The year 2016 marked a historic and peaceful transition of government in Burma, also known as Myanmar. Yet while the political handover occurred without incident, conditions during the year continued to decline for Rohingya Muslims, as well as for other religious and ethnic minorities. In addition, fresh and renewed fighting in some ethnic areas highlighted the schism between Burma’s civilian-controlled leadership and the military, which controls three powerful ministries and significant portions of the economy. Although the circumstances and root causes driving the ill treatment of religious and ethnic groups differ, there are two common elements: (1) the outright impunity for abuses and crimes committed by the military and some non-state actors, and (2) the depth of the humanitarian crisis faced by displaced persons and others targeted for their religious and/or ethnic identity.
Due to both governmental and societal discrimination, Rohingya Muslims—tens of thousands of whom are currently displaced— are stateless and vulnerable, and many Christians are restricted from public worship and subjected to coerced conversion to Buddhism. Given that the National League for Democracy (NLD) government has allowed systematic, egregious, and ongoing violations of freedom of religion or belief to continue, USCIRF again finds that Burma merits designation as a “country of particular concern,” or CPC, in 2017 under the International Religious Freedom Act (IRFA).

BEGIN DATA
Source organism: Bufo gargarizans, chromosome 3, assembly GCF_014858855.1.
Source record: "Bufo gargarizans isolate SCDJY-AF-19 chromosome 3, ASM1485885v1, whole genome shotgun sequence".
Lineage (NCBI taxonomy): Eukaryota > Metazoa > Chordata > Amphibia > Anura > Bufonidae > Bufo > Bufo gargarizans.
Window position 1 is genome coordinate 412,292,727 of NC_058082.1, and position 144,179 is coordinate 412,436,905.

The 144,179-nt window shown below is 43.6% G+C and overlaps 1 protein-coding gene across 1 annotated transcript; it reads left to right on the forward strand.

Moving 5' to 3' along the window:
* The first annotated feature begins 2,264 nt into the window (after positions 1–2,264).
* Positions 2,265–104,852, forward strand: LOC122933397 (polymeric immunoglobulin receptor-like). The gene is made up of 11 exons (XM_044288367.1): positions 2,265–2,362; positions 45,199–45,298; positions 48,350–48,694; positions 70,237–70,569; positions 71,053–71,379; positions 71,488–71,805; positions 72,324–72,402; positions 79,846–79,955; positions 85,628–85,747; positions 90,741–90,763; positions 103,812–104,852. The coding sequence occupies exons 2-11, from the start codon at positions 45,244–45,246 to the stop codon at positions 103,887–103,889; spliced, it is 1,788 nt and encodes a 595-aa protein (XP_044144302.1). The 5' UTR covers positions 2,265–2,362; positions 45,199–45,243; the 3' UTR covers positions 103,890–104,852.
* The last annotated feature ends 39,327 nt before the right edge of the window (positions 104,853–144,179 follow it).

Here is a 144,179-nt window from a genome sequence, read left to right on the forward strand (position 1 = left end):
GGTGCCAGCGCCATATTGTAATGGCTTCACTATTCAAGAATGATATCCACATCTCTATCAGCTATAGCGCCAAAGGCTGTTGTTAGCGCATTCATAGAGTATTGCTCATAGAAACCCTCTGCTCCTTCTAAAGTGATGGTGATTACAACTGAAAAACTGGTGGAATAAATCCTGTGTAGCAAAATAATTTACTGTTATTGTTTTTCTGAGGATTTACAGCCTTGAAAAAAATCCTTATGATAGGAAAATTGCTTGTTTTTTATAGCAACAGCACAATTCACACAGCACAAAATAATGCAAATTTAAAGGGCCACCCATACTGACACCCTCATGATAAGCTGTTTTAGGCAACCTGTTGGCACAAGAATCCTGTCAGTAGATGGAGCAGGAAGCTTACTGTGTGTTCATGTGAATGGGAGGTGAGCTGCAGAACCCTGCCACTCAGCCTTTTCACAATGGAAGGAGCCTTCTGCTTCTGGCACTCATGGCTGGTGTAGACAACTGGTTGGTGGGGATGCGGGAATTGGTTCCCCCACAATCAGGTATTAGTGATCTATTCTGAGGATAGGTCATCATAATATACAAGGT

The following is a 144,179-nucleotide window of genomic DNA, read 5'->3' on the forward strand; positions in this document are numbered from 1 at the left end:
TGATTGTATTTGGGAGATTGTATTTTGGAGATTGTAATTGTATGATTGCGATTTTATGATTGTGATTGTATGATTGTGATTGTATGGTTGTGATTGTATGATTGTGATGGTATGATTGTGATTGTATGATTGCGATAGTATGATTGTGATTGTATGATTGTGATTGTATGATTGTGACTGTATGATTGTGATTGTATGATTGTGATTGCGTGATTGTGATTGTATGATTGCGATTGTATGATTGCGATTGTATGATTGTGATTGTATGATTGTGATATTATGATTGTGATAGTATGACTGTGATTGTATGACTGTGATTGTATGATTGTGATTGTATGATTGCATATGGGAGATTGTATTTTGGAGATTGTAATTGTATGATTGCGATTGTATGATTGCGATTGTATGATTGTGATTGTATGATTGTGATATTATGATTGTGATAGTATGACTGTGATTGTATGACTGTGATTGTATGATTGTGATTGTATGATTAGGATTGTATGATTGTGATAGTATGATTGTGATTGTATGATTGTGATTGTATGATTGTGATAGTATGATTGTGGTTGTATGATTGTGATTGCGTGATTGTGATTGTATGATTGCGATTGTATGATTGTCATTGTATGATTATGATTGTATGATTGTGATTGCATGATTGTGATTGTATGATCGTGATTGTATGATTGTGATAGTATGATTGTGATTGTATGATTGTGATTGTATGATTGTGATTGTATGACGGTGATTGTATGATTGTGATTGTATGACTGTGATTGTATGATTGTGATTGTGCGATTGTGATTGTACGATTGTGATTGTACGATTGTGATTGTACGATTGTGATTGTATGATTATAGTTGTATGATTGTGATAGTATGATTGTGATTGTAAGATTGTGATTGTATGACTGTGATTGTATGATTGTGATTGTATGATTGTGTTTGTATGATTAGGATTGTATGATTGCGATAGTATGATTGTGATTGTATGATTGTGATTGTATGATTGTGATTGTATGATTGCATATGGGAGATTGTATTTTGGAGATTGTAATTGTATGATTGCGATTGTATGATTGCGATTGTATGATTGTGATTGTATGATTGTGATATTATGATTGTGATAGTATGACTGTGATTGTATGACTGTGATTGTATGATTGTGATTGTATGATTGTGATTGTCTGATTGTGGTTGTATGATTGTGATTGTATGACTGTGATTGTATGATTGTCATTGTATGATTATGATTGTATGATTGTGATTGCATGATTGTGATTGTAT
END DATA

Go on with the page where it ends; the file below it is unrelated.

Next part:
The State Department has designated Burma as a CPC since 1999, most recently in October 2016. Non-state actors such as Ma Ba Tha and other nationalist individuals and groups do not meet the definition of an “entity of particular concern” under the Frank Wolf International Religious Freedom Act (P.L. 114-281), but merit continued international scrutiny for their severe violations of religious freedom and related human rights.
Download full report on Burma in English HERE.